Police officers have won damages because bosses refused to listen to their admissions they were too fat, old and unfit to carry guns. The five men left their jobs guarding a nuclear base saying they should not be expected to be armed.
They complained they were neither physically nor psychologically able to cope with the demands of firing weapons or wearing body armour.
But their bosses in the Civil Nuclear Constabulary, an armed force paid for by energy companies, demanded they retract the claims or lose their jobs. Today, the men, all in their 50s, won an unfair dismissal case and are in line for compensation in August.
However, Chris McEvoy, of the Civil Nuclear Police Federation, said: ‘This was not about money. Ideally, they would like their jobs back but not be asked to carry guns.
‘They had given good service for years and then the constabulary rode roughshod over them because they had a sense of their own limitations. Arming them with guns may have been a hindrance, rather than a help.’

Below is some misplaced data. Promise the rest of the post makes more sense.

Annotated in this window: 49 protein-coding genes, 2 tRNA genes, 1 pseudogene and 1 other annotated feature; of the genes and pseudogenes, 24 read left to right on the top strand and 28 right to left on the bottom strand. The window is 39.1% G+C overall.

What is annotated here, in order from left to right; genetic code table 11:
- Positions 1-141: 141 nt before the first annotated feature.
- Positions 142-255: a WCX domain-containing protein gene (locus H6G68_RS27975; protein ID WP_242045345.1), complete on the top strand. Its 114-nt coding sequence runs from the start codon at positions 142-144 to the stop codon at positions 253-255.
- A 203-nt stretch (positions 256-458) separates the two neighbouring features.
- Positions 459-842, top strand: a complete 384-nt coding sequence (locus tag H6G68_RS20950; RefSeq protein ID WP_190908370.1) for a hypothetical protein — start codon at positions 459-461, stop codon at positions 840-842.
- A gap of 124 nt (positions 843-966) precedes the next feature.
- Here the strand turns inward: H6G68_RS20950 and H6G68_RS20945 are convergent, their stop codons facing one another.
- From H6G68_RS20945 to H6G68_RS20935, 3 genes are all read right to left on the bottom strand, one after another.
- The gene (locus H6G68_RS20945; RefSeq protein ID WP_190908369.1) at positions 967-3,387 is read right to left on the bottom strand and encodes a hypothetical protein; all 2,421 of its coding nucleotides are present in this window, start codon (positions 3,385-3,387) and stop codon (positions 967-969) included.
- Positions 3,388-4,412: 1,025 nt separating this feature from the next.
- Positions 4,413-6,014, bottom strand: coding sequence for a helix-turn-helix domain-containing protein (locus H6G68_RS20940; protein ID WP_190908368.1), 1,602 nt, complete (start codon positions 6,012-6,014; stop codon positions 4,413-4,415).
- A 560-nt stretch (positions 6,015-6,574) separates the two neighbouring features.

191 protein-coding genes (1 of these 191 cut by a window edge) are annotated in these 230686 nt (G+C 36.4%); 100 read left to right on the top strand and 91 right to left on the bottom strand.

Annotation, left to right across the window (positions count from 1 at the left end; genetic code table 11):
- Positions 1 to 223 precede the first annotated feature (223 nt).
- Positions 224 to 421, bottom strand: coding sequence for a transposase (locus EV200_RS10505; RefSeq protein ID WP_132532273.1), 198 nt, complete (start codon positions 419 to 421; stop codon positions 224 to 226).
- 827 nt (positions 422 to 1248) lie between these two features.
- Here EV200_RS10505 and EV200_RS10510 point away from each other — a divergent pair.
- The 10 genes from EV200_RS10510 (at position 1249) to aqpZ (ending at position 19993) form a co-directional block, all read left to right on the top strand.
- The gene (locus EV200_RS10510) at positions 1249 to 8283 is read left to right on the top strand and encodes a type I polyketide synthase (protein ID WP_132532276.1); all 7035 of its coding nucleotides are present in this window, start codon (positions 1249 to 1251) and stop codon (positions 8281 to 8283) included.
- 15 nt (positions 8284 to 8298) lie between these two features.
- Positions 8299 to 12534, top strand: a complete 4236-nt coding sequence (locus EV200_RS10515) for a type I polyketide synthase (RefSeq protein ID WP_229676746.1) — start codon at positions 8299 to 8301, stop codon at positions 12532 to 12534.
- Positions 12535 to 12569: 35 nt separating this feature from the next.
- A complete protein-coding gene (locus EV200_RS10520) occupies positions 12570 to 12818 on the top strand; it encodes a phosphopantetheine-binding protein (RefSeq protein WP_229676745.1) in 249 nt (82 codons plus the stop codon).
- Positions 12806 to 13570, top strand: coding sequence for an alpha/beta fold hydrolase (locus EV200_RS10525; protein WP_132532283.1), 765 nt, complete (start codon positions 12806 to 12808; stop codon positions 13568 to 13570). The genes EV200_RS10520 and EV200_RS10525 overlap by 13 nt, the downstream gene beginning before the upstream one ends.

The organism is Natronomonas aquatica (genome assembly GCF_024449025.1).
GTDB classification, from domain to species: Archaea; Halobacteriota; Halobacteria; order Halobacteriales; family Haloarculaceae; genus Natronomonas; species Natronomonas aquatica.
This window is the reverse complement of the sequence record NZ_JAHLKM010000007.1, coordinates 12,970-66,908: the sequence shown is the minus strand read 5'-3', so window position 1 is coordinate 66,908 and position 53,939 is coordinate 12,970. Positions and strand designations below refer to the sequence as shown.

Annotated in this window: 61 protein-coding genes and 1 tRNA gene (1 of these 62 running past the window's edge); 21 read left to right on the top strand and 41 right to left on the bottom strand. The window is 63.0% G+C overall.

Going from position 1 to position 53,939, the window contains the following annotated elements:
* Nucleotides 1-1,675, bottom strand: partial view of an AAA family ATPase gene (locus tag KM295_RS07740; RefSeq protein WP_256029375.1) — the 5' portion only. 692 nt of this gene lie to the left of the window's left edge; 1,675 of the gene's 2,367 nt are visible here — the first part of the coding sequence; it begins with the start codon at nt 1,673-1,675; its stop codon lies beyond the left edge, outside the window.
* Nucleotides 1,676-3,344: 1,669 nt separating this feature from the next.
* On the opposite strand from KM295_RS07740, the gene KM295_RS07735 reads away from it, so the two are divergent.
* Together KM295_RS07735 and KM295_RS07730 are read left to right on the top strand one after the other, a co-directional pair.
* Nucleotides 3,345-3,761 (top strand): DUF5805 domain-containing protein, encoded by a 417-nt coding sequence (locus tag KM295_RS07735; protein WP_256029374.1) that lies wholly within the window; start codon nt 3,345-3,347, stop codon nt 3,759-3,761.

The five officers, based at Capenhurst, Cheshire, argued giving them guns would put the public in danger. Charles Shone, 58, claimed he had a dodgy knee which would ‘pop out’ and he was struggling to keep up with younger and fitter colleagues.
He said: ‘I used to be able to make critical and life-threatening decisions but I didn’t feel capable any more.
‘I did not want to be the person potentially pulling the trigger and being responsible for something catastrophic. My general fitness, my stamina, agility, reflexes, sight and hearing had all diminished.’
His brother, Harry, 57, said he was a ‘larger gentleman’ who struggled to carry the 34kg (74lb) of kit required by an armed officer. ‘I didn’t have any problems hitting a target but it was the running around with all that armour, for a man of my size, that was difficult,’ he said.
The brothers, along with colleagues Morgan Tudor, Steven Collins and Peter Jones, won their unfair dismissal case at an employment tribunal, which dismissed the CNC’s claims the men had been colluding to win a better redundancy deal.
Last month, a female officer at Sellafield won a sex discrimination case against the force because her gun was too big for her small hands.